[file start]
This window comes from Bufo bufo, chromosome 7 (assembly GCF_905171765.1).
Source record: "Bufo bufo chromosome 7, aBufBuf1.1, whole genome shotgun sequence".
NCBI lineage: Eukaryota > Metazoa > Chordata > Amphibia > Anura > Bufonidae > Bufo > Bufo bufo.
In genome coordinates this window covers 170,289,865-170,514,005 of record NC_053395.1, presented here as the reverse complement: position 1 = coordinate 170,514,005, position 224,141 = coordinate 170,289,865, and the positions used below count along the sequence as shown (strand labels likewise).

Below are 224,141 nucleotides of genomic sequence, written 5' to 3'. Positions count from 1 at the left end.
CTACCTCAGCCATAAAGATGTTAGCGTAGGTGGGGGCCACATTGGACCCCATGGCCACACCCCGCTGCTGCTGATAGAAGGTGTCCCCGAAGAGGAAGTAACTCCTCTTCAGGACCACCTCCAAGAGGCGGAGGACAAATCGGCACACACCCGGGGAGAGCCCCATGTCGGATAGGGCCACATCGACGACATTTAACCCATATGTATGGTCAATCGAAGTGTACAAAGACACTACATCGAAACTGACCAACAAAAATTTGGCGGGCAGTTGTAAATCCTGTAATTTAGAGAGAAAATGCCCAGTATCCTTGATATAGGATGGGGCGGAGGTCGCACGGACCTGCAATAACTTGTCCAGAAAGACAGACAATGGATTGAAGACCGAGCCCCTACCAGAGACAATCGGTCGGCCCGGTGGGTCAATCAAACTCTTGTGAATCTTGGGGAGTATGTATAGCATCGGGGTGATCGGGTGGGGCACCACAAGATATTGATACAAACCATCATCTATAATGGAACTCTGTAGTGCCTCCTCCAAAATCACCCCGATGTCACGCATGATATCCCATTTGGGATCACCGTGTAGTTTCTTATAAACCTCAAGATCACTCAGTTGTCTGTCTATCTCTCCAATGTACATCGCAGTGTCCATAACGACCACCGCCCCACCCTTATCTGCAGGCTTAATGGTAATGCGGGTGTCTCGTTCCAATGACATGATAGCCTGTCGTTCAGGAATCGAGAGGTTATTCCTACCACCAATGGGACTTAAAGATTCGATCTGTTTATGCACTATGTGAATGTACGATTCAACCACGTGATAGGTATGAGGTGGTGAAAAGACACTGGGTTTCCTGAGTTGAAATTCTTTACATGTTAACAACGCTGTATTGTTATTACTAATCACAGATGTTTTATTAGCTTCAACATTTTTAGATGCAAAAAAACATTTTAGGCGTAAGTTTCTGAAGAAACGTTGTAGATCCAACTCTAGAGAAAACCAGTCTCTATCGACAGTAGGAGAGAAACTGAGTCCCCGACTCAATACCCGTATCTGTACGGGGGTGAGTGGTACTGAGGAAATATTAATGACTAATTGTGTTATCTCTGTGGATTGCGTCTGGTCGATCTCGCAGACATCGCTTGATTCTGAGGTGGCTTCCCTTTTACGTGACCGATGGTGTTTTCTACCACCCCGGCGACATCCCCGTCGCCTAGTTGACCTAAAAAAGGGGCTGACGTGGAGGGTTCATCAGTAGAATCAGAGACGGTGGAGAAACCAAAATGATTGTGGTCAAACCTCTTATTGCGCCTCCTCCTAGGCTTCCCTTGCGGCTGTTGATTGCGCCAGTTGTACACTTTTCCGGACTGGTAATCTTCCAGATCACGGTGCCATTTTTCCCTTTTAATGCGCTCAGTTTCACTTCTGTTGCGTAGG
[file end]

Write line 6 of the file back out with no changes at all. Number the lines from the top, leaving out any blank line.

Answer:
CTACCTCAGCCATAAAGATGTTAGCGTAGGTGGGGGCCACATTGGACCCCATGGCCACACCCCGCTGCTGCTGATAGAAGGTGTCCCCGAAGAGGAAGTAACTCCTCTTCAGGACCACCTCCAAGAGGCGGAGGACAAATCGGCACACACCCGGGGAGAGCCCCATGTCGGATAGGGCCACATCGACGACATTTAACCCATATGTATGGTCAATCGAAGTGTACAAAGACACTACATCGAAACTGACCAACAAAAATTTGGCGGGCAGTTGTAAATCCTGTAATTTAGAGAGAAAATGCCCAGTATCCTTGATATAGGATGGGGCGGAGGTCGCACGGACCTGCAATAACTTGTCCAGAAAGACAGACAATGGATTGAAGACCGAGCCCCTACCAGAGACAATCGGTCGGCCCGGTGGGTCAATCAAACTCTTGTGAATCTTGGGGAGTATGTATAGCATCGGGGTGATCGGGTGGGGCACCACAAGATATTGATACAAACCATCATCTATAATGGAACTCTGTAGTGCCTCCTCCAAAATCACCCCGATGTCACGCATGATATCCCATTTGGGATCACCGTGTAGTTTCTTATAAACCTCAAGATCACTCAGTTGTCTGTCTATCTCTCCAATGTACATCGCAGTGTCCATAACGACCACCGCCCCACCCTTATCTGCAGGCTTAATGGTAATGCGGGTGTCTCGTTCCAATGACATGATAGCCTGTCGTTCAGGAATCGAGAGGTTATTCCTACCACCAATGGGACTTAAAGATTCGATCTGTTTATGCACTATGTGAATGTACGATTCAACCACGTGATAGGTATGAGGTGGTGAAAAGACACTGGGTTTCCTGAGTTGAAATTCTTTACATGTTAACAACGCTGTATTGTTATTACTAATCACAGATGTTTTATTAGCTTCAACATTTTTAGATGCAAAAAAACATTTTAGGCGTAAGTTTCTGAAGAAACGTTGTAGATCCAACTCTAGAGAAAACCAGTCTCTATCGACAGTAGGAGAGAAACTGAGTCCCCGACTCAATACCCGTATCTGTACGGGGGTGAGTGGTACTGAGGAAATATTAATGACTAATTGTGTTATCTCTGTGGATTGCGTCTGGTCGATCTCGCAGACATCGCTTGATTCTGAGGTGGCTTCCCTTTTACGTGACCGATGGTGTTTTCTACCACCCCGGCGACATCCCCGTCGCCTAGTTGACCTAAAAAAGGGGCTGACGTGGAGGGTTCATCAGTAGAATCAGAGACGGTGGAGAAACCAAAATGATTGTGGTCAAACCTCTTATTGCGCCTCCTCCTAGGCTTCCCTTGCGGCTGTTGATTGCGCCAGTTGTACACTTTTCCGGACTGGTAATCTTCCAGATCACGGTGCCATTTTTCCCTTTTAATGCGCTCAGTTTCACTTCTGTTGCGTAGG